Computer science has been added to the list of core subjects that make up the English Baccalaureate (EBacc) qualification, which is used as a measure of success for school league tables in England.
The subject will be the first extra subject to be added to the EBacc qualification. Announced by the UK government in November 2010, the EBacc recognises the achievement of GCSEs at Grades A* to C in English, maths, languages, humanities and science subjects. Computer science will be introduced as the fourth science subject, alongside chemistry, physics and biology, the Department of Education confirmed on Wednesday.
In order to fulfil the science requirement of the EBacc, pupils must gain a C grade or above in at least two of the four core sciences at GCSE level.
The decision reflects the importance of computer science for both education and the economy, said the Department of Education, and comes hot on the heels of the announcement that 15,000 Raspberry Pi devices will be introduced to UK schools, courtesy of a donation from Google.
The decision to include computer science comes as part of an effort to incentivise schools to get more of their pupils studying computer science at GCSE level.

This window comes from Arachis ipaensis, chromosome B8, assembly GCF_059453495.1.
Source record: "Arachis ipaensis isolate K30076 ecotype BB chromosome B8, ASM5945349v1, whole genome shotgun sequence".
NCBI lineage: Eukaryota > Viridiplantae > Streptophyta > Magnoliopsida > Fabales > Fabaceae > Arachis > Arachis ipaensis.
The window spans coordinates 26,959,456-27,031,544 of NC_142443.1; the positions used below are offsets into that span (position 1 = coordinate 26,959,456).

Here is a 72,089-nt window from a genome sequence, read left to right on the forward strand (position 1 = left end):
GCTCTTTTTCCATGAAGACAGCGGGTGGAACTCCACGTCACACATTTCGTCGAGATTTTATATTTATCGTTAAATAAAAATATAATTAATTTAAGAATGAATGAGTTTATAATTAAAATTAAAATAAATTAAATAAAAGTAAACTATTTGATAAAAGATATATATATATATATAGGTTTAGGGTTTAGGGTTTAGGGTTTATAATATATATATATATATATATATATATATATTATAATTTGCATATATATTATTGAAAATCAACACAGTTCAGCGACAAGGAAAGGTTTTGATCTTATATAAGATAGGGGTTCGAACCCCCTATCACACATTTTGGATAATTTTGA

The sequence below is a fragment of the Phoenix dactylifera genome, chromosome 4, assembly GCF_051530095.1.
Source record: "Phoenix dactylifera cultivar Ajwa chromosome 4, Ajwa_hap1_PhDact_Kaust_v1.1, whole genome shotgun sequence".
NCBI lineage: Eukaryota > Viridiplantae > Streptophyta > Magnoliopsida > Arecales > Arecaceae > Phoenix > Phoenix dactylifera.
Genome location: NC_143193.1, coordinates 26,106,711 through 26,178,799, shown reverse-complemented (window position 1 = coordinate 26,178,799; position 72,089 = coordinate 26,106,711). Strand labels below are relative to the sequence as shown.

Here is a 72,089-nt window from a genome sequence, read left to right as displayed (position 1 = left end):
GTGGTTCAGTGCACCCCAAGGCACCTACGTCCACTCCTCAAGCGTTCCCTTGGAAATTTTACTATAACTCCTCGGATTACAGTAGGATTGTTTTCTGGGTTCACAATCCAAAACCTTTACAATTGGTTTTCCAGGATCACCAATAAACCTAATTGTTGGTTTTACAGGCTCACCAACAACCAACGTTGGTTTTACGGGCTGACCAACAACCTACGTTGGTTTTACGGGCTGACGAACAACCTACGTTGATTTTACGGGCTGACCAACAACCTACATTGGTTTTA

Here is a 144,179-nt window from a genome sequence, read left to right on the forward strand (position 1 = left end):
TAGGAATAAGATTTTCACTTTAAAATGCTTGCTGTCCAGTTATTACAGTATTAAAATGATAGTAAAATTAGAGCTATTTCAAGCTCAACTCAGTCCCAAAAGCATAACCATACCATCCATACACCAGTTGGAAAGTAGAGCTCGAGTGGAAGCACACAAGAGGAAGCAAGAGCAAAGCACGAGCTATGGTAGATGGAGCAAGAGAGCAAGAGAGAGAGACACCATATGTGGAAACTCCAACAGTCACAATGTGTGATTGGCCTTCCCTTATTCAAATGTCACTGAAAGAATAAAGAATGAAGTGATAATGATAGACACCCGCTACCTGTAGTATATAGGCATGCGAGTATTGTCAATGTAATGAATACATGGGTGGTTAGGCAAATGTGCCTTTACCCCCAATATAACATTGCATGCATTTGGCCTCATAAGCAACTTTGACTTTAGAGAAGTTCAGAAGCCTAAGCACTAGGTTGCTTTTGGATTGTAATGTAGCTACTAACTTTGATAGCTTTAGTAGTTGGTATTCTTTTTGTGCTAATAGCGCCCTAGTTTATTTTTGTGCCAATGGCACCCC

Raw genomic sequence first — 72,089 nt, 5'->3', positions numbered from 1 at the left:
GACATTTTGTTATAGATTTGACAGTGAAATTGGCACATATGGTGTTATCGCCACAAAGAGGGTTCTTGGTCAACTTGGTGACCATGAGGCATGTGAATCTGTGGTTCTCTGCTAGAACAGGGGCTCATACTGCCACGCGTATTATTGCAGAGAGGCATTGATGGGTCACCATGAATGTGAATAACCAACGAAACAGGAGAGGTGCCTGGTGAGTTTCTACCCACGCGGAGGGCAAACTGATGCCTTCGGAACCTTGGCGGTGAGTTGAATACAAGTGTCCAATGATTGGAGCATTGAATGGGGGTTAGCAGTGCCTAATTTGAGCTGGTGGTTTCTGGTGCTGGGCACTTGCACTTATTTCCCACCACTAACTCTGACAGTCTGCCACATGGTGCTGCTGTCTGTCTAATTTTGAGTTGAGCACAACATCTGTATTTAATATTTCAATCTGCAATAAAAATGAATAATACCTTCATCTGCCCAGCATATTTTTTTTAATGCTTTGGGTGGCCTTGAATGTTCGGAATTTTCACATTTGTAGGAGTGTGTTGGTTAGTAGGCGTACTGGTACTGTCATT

"We need to bring computational thinking into our schools," said a Department of Education spokeswoman in a statement. "Having computer science in the EBacc will have a big impact on schools over the next decade.
"It will mean millions of children learning to write computer code so they are active creators and controllers of technology instead of just being passive users."
The BSC (British Computing Society) published a report in November of last year that analysed the computer science GCSE and recommended it should be included in the EBacc.
"It will mean millions of children learning to write computer code so they are active creators and controllers of technology instead of just being passive users" — Department of Education
Computer science will be offered as a GCSE from 2013 by exam boards OCR and AQA. The Department of Education said it will allow other exam boards to offer the computer science GCSE if the BSC and the Royal Society considers it to be of sufficient quality.
There has been pressure on government to offer students a better computer science education from industry leaders such as Raspberry Pi's co-creator Eben Upton and Google's executive chairman Eric Schmidt.
A Google spokesperson said in a statement that the EBacc announcement "marks a significant further investment in the next generation of computer scientists."
"We are replacing the old-fashioned ICT curriculum with a computer science curriculum," said secretary of state for education Michael Gove in a statement. "This will combine with the Raspberry Pi project to spread teaching of computer coding, which is so educationally and economically vital."